WHAT CAN YOU PAY
or CHARGE FOR LAND RENT?
Approximately three million of the 10.1 million acres of farmland in Georgia are rented. Most of this rental land is cropland and is a basic farm input. Without land, no commodities would be produced.
Owner Entitled to Return on Investment
But land is a capital item, and as such, is entitled to a return on investment. Consequently, landowners who rent land to farm operators expect a return on their investment based on the income earning potential of the land.
But how much return is reasonable? Agricultural statistics tell us the annual rate of return on farm assets over the past 30 years has been 9.6%, but, 6.1% of this return is due to capital gains. Thus, the return due to current farm income has been 3.5% annually over this time period. This is borne out by the rent-to-value ratio of land which approximates the rate of return from farm income. This value (rent-to-value ratio) in Georgia has ranged from 3.2-to-4.2 in recent years
Operator Has Limits on Rental Price
Those who operate this land are willing to pay for its use, but the amount that can be paid is limited by: 1) The production potential, 2) The expected commodity market price, 3) The weather and, 4) The managerial ability of the farm operator.
The result is a negotitiation between the land owner and land renter. It is necessary that the tenant make a profit if they are to continue in farming and remain a future tenant. In instances of cash rent (which is the most common rental arrangement) the tenant assumes all the production risk. While the landowner assumes no risk with this type agreement, it is reasonable to expect a return to the investment.
This worksheet is designed to help arrive at an equitable rental price.
NOW LET'S SEE WHAT RENTAL LAND IS REALLY WORTH!
I. First, estimate how much income an acre of the land will generate.
Be realistic! When estimating the yield, take into account the yield over several years, not just the year growing conditions were ideal.
And when projecting a commodity price, consider how you plan to market the crop -- Forward contract, Hedging, or Cash sale at harvest.
Some crops will have two sources of income. Cotton will have lint and seed, and you may bale the hay from a peanut crop.
Also, some crops will be entitled to Direct Payments, LDP Payments and Counter Cyclical Payments when applicable. Total all sources of income.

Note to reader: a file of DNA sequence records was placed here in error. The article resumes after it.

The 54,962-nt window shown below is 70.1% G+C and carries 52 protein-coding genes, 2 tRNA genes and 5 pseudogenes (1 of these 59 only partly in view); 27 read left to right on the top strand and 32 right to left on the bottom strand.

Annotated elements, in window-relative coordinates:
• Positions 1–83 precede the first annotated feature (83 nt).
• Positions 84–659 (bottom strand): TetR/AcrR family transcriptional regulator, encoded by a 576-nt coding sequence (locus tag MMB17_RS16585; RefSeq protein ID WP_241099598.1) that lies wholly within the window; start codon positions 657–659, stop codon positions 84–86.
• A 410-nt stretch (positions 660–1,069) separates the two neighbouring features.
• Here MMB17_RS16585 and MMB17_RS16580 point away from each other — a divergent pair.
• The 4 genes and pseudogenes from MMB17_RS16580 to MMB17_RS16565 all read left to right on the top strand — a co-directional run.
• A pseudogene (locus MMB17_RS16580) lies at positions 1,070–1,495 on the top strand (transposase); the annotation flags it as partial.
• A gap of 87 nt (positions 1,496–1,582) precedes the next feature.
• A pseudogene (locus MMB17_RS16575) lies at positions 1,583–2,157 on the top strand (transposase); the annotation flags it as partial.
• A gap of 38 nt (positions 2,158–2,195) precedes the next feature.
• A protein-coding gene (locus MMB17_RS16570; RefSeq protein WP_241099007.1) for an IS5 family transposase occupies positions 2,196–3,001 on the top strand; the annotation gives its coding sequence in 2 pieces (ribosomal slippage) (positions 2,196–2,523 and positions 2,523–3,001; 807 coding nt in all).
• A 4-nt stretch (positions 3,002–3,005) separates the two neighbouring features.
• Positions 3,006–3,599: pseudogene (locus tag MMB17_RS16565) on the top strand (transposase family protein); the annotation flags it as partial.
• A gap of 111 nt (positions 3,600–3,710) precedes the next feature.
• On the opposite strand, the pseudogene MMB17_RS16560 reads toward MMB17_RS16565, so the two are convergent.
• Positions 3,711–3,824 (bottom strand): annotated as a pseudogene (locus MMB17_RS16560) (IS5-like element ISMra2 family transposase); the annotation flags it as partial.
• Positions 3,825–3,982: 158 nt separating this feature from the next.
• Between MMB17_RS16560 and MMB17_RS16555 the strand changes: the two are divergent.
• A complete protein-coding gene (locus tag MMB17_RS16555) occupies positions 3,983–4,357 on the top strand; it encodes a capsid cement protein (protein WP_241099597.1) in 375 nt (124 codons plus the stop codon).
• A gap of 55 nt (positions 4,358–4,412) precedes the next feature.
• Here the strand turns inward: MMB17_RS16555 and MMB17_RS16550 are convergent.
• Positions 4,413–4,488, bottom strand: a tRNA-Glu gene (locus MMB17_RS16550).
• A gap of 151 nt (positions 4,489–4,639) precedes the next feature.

Finally, if you are renting pasture, have an estimate of the amount of forage that should be available. One acceptable method would be to have it in hay equivalents and value it as hay.
II. Next estimate the per acre CASH cost.
Don't include the value of unpaid family labor yet. But account for other items such as fertilizer, seed, fuel, machinery repairs and farm chemicals.
And again, be realistic. Make sure all cash cost items are included.
III. Now, subtract these cash costs (no. II) from the estimated receipts (no. I).
The difference is the amount you think will be left over to pay all other production costs, which are: 1)Unpaid labor, 2)Machinery and other farm overhead, 3)Rent, and 4) Your profit.
IV. Then, place a value on your unpaid labor and your farm overhead.
Unpaid labor =
$_________________ Per Acre
V. Finally, subtract these two items from your returns above cash costs.
THE DIFFERENCE IS WHAT'S LEFT TO PAY RENT PLUS YOUR PROFIT.
Compare the rental asking price with what you think is a fair profit for the risk you will incur when producing this crop. In effect, the rent (less any property taxes) is the profit to the landowner.
Now is the time to negotiate to
insure that both parties receive an equitable profit commensurate with their
labor, investment, and bearing of risk.
Click here... to view the Cash-Rent Agreement below in a new and seperate window for printing purposes.
Agricultural & Applied
The University of Georgia
or Crop-Share-Cash Lease Form, North Central Regional Publication No.
Dunaway, Robert and Darrell Dunteman. Ag Executive's Farm and Ranch Lease Guide Ag Executive, Inc., Bushnell, Illinois, 1995.
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